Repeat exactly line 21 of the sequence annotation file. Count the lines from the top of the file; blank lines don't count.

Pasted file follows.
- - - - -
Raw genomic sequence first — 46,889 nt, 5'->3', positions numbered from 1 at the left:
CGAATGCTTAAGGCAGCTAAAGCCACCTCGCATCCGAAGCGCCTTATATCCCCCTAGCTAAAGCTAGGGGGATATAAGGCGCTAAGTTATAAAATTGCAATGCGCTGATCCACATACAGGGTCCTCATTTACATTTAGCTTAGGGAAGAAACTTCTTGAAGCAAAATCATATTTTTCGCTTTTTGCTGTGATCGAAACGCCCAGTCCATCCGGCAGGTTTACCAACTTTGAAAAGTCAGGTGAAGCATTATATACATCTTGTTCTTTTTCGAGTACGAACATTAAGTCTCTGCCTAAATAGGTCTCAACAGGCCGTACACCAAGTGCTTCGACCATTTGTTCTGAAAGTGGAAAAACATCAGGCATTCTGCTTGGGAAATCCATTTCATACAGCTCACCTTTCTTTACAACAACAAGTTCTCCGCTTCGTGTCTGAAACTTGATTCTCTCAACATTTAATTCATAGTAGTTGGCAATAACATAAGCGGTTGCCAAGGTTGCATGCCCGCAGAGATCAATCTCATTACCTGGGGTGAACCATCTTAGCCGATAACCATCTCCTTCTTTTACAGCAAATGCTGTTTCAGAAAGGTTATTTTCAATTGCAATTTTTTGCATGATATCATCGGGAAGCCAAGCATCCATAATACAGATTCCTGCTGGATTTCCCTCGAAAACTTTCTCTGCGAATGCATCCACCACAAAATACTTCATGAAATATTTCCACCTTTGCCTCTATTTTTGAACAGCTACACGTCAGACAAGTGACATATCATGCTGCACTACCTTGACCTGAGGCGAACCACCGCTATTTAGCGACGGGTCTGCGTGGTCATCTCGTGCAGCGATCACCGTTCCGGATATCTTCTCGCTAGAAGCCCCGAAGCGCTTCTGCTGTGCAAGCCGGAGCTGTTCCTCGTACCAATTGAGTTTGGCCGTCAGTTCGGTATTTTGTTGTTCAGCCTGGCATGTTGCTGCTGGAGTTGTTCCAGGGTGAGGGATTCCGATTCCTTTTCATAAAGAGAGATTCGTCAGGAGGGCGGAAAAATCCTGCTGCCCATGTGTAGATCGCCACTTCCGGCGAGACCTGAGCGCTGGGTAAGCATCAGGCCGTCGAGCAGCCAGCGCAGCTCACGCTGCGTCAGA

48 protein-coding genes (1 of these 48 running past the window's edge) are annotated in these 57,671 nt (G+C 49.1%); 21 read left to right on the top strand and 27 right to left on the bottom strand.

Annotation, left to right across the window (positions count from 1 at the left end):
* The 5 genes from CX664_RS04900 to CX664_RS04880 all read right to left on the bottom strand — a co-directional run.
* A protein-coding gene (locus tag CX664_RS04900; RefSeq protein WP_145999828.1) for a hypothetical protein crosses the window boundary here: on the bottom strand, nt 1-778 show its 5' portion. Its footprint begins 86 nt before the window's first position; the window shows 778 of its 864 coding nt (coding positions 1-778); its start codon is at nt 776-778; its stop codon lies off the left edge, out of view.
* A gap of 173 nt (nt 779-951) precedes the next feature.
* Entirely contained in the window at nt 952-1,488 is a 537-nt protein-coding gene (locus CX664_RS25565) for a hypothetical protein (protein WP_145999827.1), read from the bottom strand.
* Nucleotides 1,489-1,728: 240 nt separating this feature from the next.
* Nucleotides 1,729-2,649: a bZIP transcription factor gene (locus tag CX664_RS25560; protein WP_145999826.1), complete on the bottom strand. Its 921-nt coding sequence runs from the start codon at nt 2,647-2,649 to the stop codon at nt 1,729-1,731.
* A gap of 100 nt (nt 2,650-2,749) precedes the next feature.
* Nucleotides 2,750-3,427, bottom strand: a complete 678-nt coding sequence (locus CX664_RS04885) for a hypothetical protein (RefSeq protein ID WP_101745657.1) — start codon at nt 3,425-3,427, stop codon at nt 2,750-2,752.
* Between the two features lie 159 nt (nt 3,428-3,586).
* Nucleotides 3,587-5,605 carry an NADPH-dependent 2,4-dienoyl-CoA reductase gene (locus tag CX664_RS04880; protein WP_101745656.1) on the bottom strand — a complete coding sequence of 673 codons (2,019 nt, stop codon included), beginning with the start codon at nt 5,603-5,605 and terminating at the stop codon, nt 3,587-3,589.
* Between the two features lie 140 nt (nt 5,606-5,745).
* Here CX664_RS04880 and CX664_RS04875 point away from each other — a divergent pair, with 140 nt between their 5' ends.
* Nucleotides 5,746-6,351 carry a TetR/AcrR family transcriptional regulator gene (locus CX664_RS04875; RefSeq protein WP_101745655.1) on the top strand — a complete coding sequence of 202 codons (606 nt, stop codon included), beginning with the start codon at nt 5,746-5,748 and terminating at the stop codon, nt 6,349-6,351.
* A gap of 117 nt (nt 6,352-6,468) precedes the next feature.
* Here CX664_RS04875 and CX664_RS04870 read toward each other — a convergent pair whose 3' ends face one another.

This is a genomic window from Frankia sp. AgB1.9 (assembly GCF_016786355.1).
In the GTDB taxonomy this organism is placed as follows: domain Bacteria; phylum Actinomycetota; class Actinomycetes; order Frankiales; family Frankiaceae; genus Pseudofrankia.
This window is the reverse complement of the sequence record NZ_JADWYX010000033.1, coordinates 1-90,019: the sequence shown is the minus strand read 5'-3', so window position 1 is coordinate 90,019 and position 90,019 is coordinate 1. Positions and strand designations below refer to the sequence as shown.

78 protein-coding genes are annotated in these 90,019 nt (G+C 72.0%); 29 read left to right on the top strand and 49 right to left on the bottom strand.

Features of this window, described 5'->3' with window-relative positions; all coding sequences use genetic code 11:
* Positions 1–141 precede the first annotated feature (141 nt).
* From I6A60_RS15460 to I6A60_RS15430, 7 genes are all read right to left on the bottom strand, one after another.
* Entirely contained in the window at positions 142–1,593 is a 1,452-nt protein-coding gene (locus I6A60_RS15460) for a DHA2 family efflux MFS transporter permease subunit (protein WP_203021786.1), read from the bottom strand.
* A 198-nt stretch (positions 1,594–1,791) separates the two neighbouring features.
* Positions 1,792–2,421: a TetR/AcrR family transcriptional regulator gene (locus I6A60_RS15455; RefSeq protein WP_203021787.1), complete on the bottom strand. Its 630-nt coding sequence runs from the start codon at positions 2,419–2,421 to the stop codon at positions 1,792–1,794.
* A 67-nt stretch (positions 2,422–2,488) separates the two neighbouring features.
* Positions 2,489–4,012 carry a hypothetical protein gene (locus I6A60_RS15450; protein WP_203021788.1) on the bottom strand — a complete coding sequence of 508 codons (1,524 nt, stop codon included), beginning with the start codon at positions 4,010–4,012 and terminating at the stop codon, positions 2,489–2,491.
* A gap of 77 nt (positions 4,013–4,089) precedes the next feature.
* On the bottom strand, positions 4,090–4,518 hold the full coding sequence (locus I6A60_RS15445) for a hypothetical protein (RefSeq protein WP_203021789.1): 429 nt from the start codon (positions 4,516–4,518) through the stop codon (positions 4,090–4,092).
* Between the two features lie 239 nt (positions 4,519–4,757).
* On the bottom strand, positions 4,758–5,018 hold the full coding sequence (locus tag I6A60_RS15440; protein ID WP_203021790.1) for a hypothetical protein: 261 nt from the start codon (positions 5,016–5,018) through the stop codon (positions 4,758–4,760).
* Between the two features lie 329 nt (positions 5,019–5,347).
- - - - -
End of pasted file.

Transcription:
In the GTDB taxonomy this organism is placed as follows: domain Bacteria; phylum Actinomycetota; class Actinomycetes; order Frankiales; family Frankiaceae; genus Pseudofrankia.